When the appliance is initially filled with or placed in water, care must be taken either to place the cells 9, 10 and space 26 in communication, for example through purge valves (not shown). Then as the level rises an air or gas is trapped in the zone 28 of the gas seal by the simple bell effect. Under operating conditions, this volume of air or gas is maintained by virtue of the quantity of air present in the liquid due to the floatation effect. This air is trapped in the closed top of the moving part 302 between the partitions 283, 282, and the respective partitions 21, 22 of the rectangular tube 300. When the foam has been extracted through the pipe 27, the level of liquid falls in the space 26 and the movable assembly follows this level via floats 24 and 25 until the foam floating on the surface of the cells 9 and 10 passes over the thresholds or edges 23 and 23b. When the flow of foam into space 26 is equal to the extraction flow, the movable assembly 302 is then in balance. It should be noted that by virtue of the pneumatic seal the liquid cannot pass between the fixed walls of rectangular tube 300 and the movable assembly 302 and the covering heights of the partitions forming the movable assembly and the fixed partitions are such that the pneumatic seals cannot be destroyed under conditions of variation of the movable assembly. It will be noted in addition that the operation of the device is not dependent on the evacuation flow of treated water as in the case of French Patent Application No. 2 177 581.

At this stage of the description, the apparatus is complete and is capable of functioning in many cases. In particular, when the floatation equipment is placed after a primary separator. Indeed the foam extracted by the pipe 27 either by gravity or by pumping with pump 47 in FIG. 1, may be sent back to the primary separator where they will be dehydrated. Nevertheless, it is often interesting, when one has no primary separator or when the space available is limited, to use one or two alternative embodiments as shown in FIGS. 7 and 8.

In FIG. 7, the foam taken up by the pump 47, (FIG. 1) is sent through pipes 37 and 40 towards a gravity coalescing separator offering rapid passage and constituted by a cell or space 42 provided in the cell 8 (FIG. 1) in order to permit separation of the foam. This foam, introduced via the duct 40 at a level which is below the level of input of the waters to be treated and which has traversed the cell 42 is recovered by a selective recuperator system such as, for example, an oil-absorbing drum 45a communicating with the outside via a pipe 44.

Another alternative embodiment resides in sending the foam pumped by the pump 47 to the input 38 of a hydrocyclone shown in FIG. 8. This input 38 is at a level which is above the height of input of the waters to be treated. The hydrocyclone returns the oil through the pipe 39 to a level above the inlet duct of waters to be treated and the water extracted from the foam via a pipe 40 to the bottom part of the cell 8. The oils floating on the surface of the cell 8 are therefore either from direct flow (whole flow, not emulsified) or foam which has undergone separation and treatment by hydrocyclone. These oils are then recovered by a selective recuperator system, for example by an oil absorbing drum 43 which communicates with the outside through a pipe 44. Thus, an extracted oil is obtained from the floatation equipment, containing virtually no water on leaving the pipe 44.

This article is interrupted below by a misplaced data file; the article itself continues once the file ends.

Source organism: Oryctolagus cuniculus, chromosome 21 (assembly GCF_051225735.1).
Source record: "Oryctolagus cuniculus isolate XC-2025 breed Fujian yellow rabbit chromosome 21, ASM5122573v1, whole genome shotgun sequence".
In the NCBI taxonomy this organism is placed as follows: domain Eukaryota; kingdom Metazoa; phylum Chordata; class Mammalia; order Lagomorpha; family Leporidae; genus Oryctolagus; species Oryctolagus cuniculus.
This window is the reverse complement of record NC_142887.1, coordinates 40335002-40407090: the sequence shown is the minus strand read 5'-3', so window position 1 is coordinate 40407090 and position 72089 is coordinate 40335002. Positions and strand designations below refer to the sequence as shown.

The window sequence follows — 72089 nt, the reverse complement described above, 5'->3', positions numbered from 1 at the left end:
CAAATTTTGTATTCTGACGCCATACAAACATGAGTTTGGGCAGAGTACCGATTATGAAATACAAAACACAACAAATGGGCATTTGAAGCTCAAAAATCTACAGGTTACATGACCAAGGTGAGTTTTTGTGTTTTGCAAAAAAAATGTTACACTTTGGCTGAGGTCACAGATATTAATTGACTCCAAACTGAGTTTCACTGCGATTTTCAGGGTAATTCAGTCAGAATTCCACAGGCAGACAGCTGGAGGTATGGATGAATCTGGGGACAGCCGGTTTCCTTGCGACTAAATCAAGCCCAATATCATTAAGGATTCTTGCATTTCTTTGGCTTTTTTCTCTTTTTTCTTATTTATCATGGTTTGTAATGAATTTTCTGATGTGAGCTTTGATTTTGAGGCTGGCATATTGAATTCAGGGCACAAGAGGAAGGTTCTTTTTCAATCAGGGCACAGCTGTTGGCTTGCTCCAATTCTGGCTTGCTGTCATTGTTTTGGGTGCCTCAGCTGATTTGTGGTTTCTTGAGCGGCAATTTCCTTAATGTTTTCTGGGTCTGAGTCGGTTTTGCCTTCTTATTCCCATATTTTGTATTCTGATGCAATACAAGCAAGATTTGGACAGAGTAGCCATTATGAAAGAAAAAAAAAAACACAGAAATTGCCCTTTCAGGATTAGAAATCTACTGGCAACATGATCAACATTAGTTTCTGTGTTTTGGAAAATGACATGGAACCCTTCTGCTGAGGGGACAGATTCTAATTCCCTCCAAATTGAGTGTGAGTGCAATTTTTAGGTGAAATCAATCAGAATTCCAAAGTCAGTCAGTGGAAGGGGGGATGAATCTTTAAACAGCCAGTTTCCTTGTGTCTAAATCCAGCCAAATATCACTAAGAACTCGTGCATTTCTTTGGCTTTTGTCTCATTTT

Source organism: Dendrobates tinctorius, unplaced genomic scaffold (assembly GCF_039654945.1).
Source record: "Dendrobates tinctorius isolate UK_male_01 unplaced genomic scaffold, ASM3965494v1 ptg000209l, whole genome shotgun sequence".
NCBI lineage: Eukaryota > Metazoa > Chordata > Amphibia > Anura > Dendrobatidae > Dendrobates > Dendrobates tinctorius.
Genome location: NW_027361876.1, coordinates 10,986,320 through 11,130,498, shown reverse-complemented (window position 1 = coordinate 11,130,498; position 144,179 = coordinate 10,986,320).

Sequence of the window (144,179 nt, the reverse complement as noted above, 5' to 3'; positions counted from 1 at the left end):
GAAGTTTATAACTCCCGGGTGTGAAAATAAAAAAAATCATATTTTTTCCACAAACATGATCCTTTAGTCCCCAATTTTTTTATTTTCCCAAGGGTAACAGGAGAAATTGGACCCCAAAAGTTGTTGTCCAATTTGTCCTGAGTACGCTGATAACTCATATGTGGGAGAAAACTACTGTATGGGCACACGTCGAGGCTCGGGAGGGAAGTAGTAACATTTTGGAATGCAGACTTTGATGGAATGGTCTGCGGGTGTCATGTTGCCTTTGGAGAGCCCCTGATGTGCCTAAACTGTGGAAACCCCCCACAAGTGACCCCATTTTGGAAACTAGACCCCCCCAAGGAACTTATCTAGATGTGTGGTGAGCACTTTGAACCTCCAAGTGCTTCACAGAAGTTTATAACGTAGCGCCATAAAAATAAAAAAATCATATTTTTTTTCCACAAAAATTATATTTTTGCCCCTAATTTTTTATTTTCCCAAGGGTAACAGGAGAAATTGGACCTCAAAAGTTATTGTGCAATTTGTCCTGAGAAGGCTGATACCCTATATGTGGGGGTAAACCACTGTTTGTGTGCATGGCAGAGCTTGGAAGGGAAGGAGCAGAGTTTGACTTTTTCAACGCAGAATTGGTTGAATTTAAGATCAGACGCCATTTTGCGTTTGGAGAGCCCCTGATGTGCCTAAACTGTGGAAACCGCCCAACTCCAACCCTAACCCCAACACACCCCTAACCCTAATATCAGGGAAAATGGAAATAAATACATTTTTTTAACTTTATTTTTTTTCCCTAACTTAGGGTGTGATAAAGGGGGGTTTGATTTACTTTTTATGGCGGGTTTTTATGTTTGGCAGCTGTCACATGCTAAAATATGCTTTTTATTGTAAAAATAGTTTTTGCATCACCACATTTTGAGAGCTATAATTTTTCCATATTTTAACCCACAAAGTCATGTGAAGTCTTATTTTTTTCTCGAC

Further modifications within the scope of a man skilled in the art likewise form part of the spirit of the invention.

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Referenced by
Citing PatentFiling datePublication dateApplicantTitle
US5207920 *Mar 23, 1992May 4, 1993Raymond JonesCentrifugal flotation separator
US5277803 *Oct 23, 1992Jan 11, 1994Broussard Paul C SrWater clarification method and apparatus
US5348648 *Oct 2, 1992Sep 20, 1994Ceca, S.A.Flotation device for the treatment of water polluted by hydrocarbons
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US5378376 *Jul 6, 1993Jan 3, 1995Wisconsin Oven CorporationSludge collector employing floating weir
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Classifications
U.S. Classification210/109, 210/320, 210/219, 210/319, 210/122, 210/221.1, 210/202, 210/195.1, 210/208, 209/169
International ClassificationB01D19/02, B03D1/20, B03D1/16, B01D17/02, B01D17/035
Cooperative ClassificationB03D1/1475, B01D17/0205, B01D19/02, C02F1/24, B03D1/16, B03D1/20, B03D1/028, B03D1/1406, B03D1/1462, B03D1/1493, B03D1/1412
European ClassificationC02F1/24, B01D17/02D, B03D1/16, B03D1/20, B01D19/02
Legal Events